These findings regarding the timing of the events are also supported by the notations the hotel clerk made in her log (which did not surface until after the agents and officers had testified regarding the sequence and timing of the events leading up to the signing of the consent form and the search of the hotel room and safe). The Court finds that as noted in the log, upon arriving at the hotel about 1:30 a.m., the agents approached the desk clerk with Bell's room key, asked her to "read" the key, and then entered the room, and that shortly afterward they asked the clerk to provide them with access to the safe. In light of all the evidence, and having given due consideration to the demeanor of the witnesses, the Court does not find believable the claim that despite the urgency of the situation, and the possibility that the kidnap victim was in the room, the agents waited a full forty-five minutes until Bell could be located and asked to consent. Rather, the entry and search were made before obtaining Bell's consent.

For this reason, to justify the search, the government must rely on the claim of exigent circumstances.3 The Court finds this claim persuasive. The agents' belief that the kidnap victim could be in the hotel room was sufficient to permit them to enter the hotel room even had they not obtained the consent of the occupant, Bell's girlfriend. See, e.g., United States v. Johnson, 22 F.3d 674, 680 (6th Cir.1994); United States v. Arch, 7 F.3d 1300, 1304 (7th Cir.1993). The kidnappers had implicitly threatened to harm the victim if the ransom was not paid; the ransom had not been delivered as directed; and there had been at least one subsequent call from the kidnappers about the failure to deliver the ransom. Bell had denied knowledge of the kidnapping, but the agents had good reason to believe that he had lied to them about several matters, including his claim that he had checked out of the hotel room. This, combined with the fact that the kidnappers had entrusted him to pick up the ransom, gave the police a solid basis to believe that he had, and was withholding, information about the kidnap victim's whereabouts. From this the police reasonably could and did believe the victim might be in the hotel room.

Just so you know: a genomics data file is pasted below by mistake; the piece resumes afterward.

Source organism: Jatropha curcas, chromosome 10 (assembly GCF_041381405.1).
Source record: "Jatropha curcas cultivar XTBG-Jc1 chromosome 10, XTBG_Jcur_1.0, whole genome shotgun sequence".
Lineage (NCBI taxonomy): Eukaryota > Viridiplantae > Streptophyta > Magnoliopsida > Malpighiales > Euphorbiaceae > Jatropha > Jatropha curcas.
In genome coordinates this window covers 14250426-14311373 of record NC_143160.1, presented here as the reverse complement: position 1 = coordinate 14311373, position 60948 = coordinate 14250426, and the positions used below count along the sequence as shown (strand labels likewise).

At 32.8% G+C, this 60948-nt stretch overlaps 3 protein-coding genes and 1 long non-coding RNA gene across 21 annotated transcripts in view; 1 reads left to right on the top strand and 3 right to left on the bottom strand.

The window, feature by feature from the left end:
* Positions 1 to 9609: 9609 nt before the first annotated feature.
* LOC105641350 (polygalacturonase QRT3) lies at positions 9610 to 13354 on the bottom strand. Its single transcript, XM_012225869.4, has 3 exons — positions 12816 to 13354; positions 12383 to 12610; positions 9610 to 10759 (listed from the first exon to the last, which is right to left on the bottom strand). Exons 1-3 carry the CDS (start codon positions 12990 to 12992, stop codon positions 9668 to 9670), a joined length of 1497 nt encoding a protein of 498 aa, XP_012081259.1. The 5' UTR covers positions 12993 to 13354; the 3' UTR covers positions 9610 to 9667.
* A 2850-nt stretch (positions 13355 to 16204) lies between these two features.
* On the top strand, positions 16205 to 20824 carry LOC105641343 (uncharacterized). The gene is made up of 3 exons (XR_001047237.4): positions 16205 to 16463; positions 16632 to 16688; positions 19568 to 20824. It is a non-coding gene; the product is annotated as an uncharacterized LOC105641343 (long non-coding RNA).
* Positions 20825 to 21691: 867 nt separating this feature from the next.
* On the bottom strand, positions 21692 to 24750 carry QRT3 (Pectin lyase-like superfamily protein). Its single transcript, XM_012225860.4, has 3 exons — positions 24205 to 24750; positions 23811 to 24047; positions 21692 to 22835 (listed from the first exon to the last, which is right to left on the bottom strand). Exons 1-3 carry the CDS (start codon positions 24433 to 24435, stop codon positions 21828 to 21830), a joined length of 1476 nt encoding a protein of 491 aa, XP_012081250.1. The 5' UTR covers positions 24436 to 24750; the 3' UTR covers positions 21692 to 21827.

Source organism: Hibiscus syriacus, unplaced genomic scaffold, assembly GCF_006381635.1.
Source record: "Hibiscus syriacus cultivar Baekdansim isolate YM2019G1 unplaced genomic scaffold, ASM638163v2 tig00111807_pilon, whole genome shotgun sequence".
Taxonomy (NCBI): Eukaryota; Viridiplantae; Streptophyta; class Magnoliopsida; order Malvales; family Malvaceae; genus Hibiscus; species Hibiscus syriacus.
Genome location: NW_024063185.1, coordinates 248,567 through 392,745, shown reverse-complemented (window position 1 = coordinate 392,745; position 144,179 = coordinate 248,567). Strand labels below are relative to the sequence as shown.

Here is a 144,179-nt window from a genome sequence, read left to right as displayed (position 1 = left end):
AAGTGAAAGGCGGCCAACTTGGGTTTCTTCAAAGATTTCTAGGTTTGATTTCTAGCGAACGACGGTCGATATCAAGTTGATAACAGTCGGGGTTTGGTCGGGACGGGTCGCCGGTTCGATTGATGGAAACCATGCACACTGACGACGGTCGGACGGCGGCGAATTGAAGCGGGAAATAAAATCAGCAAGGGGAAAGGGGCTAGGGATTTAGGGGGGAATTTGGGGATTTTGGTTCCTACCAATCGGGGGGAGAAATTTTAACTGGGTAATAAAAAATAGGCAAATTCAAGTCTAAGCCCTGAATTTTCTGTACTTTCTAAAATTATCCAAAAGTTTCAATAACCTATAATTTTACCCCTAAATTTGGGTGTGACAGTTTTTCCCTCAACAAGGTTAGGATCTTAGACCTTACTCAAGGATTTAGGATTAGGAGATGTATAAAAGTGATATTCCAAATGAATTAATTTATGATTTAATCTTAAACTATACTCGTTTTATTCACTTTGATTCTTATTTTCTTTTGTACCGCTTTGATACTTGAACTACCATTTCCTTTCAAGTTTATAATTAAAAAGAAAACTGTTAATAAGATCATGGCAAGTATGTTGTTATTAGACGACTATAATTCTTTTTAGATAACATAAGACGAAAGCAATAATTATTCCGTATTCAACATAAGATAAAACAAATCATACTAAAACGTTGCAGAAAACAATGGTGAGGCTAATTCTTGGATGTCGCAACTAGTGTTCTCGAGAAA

The Court must determine separately, however, whether the claim of exigent circumstances justified the search of the safe without a warrant or consent. See United States v. Rivera, 825 F.2d 152, 157 (7th Cir.1987) ("Once a room is legally entered under exigent circumstances, a subsequent search or seizure of items in the room must be justified by a warrant or an exception to the warrant requirement."). "A warrantless search must be strictly circumscribed by the exigencies which justify its initiation ...." Mincey v. Arizona, 437 U.S. 385, 393, 98 S.Ct. 2408, 57 L.Ed.2d 290 (1978). In the present situation, the search of the safe was proper only if an attempt to locate evidence that might lead the agents to the kidnap victim qualifies as exigent circumstances authorizing them to examine the contents of the safe.

Under the doctrine of exigent circumstances, "`[t]he need to protect or preserve life or avoid serious injury is justification for what would be otherwise illegal absent an exigency or emergency.'" Id. at 392, 98 S.Ct. 2408 (quoting Wayne v. United States, 318 F.2d 205, 212 (D.C.Cir. 1963)). The Court has found no federal decisions discussing whether this doctrine permits a search not for a kidnap victim himself, but for evidence that might lead to his location. There are, however, a number of state court decisions that have approved warrantless searches of premises for evidence of the whereabouts of a kidnap victim who, like Colon, was reasonably believed by the police to be in imminent danger of physical harm.

One such case is Chaney v. State, 612 P.2d 269 (Okl.Crim.App.1980). After receiving a report of a kidnapping, the police traced to the defendant's residence a call in which a ransom demand had been made. Soon thereafter, another call was received in which the caller threatened to kill the kidnap victims. The police responded by entering and searching the defendant's residence. In the course of the search, they found evidence that was introduced against him at a subsequent trial. The court upheld the warrantless entry and search on the ground that an emergency existed, even though the defendant claimed the police had the time to obtain a warrant. The court found that "an emergency effort to save the victims' lives was of paramount importance" and justified "a warrantless search for either the victims or evidence of their location." Id. at 277.

People v. Lucero, 44 Cal.3d 1006, 245 Cal.Rptr. 185, 750 P.2d 1342 (1988), is of similar effect. In that case, the court upheld under the exigent circumstances doctrine a warrantless search that was undertaken to find two missing girls "or clues to their location." Id. at 1017-18, 245 Cal.Rptr. 185, 750 P.2d at 1347. Similarly, in Brimage v. State, 918 S.W.2d 466, 483 (Tex.Crim.App.1994), the court stated that what it termed the "emergency" doctrine justified a warrantless search for "evidence that would lead to a kidnap victim as well as searches for the victim himself," so long as probable cause existed and it was impracticable to obtain a warrant due to a reasonable belief there was an immediate need to act to protect live or prevent serious bodily injury.4 Accord, State v. Matthews, 665 N.W.2d 28, 41 (N.D.2003) (up-holding) search of defendant's house after police received a call that defendant and his employee were being held at gunpoint at an unknown location; there was a reasonable basis to believe that the search would produce the victims "or information leading to their location").